Tuesday, March 24, 2009

Good, bad and ugly behind today's headlines

Sometimes it's difficult to cover the news and remain impartial. Wait a minute--I don't report for a paper anymore! I can be as judgmental as I want!! With that in mind, here are my nay's, yea's and to-the-gallows uptakes on a few restaurant-industry developments that came to light today:

  • A shout-out to the Maine Restaurant Association for including a mushroom-picking guide on its website. At a time when the restaurant industry is trying to incorporate more local, fresh ingredients, the association is providing information that can help members be part of the trend. It’s a nice touch--and so distinctly Maine.

  • A big Good, Eh? to Canada for emerging as a nation of foodservice thought leaders. This Saturday, McDonald’s units there will be turning off roadside signs and rooftop lighting for Earth Hour, a concentrated version of our Earth Day. The units are also ahead of their Yank counterparts in trying a new Snack Wrap made with burger patties, a favored contender for No Brainer Potential Hit of the Year. And how do we repay our neighbor to the North? By abandoning some of its markets, as Outback Steakhouse is doing in shutting all nine of its Ontario stores. The country that gave the world Timbits definitely deserves better.

  • A definite raised eyebrow is turned to the parents in Bellevue, Wash., who formed a group to teach their children how to eat better. The notion is noble, but the name raises some concern about the mindset that’s being instilled: Future Foodies of America. Little kids dressed in black, pairing juice to chicken fingers? Insisting that the fingers be of the free-range variety? And specifying that only an aged Wisconsin variety will do for their grilled cheese? I’ll have to look for the pint-sized members at the James Beard Awards. And I guess it could be worse. Minis for Molecular Gastronomy would’ve been cause for an intervention.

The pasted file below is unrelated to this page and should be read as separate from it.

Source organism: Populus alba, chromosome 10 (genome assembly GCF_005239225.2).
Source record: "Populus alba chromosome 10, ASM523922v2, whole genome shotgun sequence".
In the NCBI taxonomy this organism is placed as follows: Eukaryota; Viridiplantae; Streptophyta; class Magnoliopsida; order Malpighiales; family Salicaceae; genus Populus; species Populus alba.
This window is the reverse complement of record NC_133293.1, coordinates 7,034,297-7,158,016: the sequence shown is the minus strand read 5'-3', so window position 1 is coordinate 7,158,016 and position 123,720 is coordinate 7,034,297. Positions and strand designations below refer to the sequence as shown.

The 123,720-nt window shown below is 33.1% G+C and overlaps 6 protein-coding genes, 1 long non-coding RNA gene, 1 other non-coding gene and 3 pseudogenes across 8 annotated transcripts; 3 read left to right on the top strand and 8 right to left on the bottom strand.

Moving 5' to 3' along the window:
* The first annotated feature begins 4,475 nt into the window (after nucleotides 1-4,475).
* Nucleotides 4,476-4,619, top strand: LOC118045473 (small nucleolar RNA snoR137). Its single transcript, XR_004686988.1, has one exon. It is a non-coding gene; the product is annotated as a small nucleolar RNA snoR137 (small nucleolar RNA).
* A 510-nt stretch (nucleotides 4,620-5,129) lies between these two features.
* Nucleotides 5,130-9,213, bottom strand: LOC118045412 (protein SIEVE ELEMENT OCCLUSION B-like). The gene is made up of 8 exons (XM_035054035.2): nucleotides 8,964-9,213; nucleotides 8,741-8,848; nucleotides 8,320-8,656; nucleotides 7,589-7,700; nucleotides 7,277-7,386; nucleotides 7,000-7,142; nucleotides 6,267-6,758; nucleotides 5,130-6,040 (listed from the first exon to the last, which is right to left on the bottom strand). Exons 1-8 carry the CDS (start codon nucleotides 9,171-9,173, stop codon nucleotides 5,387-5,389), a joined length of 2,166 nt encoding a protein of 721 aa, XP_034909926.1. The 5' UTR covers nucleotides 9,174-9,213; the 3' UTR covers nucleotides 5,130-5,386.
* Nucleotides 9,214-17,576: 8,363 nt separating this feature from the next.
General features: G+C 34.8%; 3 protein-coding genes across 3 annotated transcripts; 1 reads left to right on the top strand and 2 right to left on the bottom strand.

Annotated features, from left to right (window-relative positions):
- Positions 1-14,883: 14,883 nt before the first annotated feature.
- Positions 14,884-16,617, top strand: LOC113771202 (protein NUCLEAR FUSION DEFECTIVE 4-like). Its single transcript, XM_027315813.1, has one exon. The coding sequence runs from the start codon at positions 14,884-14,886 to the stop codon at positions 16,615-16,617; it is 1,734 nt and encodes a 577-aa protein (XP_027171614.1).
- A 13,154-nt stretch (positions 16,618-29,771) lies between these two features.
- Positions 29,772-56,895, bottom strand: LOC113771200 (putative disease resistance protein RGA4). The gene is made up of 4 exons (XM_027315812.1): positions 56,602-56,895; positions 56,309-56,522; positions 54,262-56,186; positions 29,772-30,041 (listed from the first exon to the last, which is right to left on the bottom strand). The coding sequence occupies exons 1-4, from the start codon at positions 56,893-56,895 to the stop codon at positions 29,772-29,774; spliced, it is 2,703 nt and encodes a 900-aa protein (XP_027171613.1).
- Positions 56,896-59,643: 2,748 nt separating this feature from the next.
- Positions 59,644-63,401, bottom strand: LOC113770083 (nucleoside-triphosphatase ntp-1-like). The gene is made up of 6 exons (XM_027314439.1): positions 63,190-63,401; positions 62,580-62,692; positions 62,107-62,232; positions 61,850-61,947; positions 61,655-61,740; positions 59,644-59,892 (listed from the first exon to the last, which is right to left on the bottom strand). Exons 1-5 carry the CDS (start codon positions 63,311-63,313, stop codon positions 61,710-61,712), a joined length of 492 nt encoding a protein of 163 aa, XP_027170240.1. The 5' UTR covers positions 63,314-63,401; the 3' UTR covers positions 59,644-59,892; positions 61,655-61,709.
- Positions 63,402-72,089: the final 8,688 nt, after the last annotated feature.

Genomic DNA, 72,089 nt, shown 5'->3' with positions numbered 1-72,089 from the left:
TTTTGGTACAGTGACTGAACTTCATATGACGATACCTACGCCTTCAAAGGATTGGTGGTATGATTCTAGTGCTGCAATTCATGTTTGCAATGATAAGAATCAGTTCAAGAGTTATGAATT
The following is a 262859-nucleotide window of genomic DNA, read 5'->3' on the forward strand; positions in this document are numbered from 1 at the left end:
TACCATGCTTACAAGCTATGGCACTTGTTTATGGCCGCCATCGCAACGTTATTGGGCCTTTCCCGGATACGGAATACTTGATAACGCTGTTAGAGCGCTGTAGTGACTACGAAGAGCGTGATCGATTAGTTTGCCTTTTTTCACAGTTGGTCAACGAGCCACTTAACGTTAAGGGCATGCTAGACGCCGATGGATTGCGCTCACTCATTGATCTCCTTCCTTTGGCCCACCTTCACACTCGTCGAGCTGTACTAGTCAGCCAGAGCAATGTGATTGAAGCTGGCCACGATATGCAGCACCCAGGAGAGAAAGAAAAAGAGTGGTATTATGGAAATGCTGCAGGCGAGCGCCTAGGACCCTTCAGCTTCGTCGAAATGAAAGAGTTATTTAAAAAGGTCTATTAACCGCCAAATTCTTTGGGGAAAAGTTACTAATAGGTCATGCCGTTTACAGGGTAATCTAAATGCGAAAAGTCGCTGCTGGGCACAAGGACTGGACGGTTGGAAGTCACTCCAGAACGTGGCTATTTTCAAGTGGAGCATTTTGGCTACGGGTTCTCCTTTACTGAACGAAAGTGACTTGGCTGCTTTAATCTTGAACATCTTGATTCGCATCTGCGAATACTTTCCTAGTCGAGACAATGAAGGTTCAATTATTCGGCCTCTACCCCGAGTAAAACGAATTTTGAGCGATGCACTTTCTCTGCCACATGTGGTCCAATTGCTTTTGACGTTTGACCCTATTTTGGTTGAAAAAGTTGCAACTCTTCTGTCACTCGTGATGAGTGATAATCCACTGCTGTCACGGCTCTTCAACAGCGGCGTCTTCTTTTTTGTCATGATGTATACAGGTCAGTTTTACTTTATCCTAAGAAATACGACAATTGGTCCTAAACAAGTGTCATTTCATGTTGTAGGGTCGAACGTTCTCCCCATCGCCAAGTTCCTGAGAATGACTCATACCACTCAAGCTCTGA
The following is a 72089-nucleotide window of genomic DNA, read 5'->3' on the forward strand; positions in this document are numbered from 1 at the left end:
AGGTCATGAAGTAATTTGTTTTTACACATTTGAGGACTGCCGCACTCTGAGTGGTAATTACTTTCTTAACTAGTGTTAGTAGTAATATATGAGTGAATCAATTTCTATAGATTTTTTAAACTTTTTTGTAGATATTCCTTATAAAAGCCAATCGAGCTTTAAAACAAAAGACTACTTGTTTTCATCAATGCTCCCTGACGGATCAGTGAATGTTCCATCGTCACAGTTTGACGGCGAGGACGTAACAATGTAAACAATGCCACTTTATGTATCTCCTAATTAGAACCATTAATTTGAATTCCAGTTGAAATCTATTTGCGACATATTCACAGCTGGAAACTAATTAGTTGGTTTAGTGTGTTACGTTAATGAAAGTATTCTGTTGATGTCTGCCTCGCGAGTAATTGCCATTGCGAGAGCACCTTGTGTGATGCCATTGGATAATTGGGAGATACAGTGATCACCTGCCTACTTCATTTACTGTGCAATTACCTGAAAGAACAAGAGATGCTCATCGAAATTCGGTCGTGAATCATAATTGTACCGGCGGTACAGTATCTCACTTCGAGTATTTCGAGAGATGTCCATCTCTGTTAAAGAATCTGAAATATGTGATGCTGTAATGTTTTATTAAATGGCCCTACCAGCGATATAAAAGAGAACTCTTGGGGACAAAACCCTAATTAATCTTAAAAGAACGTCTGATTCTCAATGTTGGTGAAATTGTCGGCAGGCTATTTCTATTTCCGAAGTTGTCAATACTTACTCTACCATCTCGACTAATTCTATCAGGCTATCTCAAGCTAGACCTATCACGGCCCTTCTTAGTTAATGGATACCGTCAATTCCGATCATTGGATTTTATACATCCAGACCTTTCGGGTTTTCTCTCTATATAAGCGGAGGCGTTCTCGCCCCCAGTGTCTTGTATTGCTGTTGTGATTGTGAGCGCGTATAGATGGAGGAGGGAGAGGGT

• A hearty slurp for the James Beard Awards, the industry's version of the Oscars. It's a celebration not only of the nation's best chefs, but also the often-overlooked communications side of the business. Full disclosure: I was a judge of the journalism competition. We’ve got a lot of smart people in the U.S. media who can write beautifully and provocatively about food and food-related issues. I’ll bet we could whup Canada’s ass on that front any time.

  • A definite raspberry to Maryland officials for blowing the dust off a regulation that probably hadn’t been applied since spats. They’re employing it now as a sneaky way to squeeze a few more dollars out of restaurants and bars. The measure mandates that soda fountains pay a licensing fee. Isn’t a soft drink tower or a fountain gun nothing more than a modern day version of the soda fountain? That’s what the officials are arguing as they hit up anyplace that doesn’t sell soda exclusively in bottles. Fortunately, the fee can be as low as $10. Still, it’s something you’d expect from a guy in a white straw hat as he pushes snake oil. How about levying an ice-wagon fee for each reach-in?

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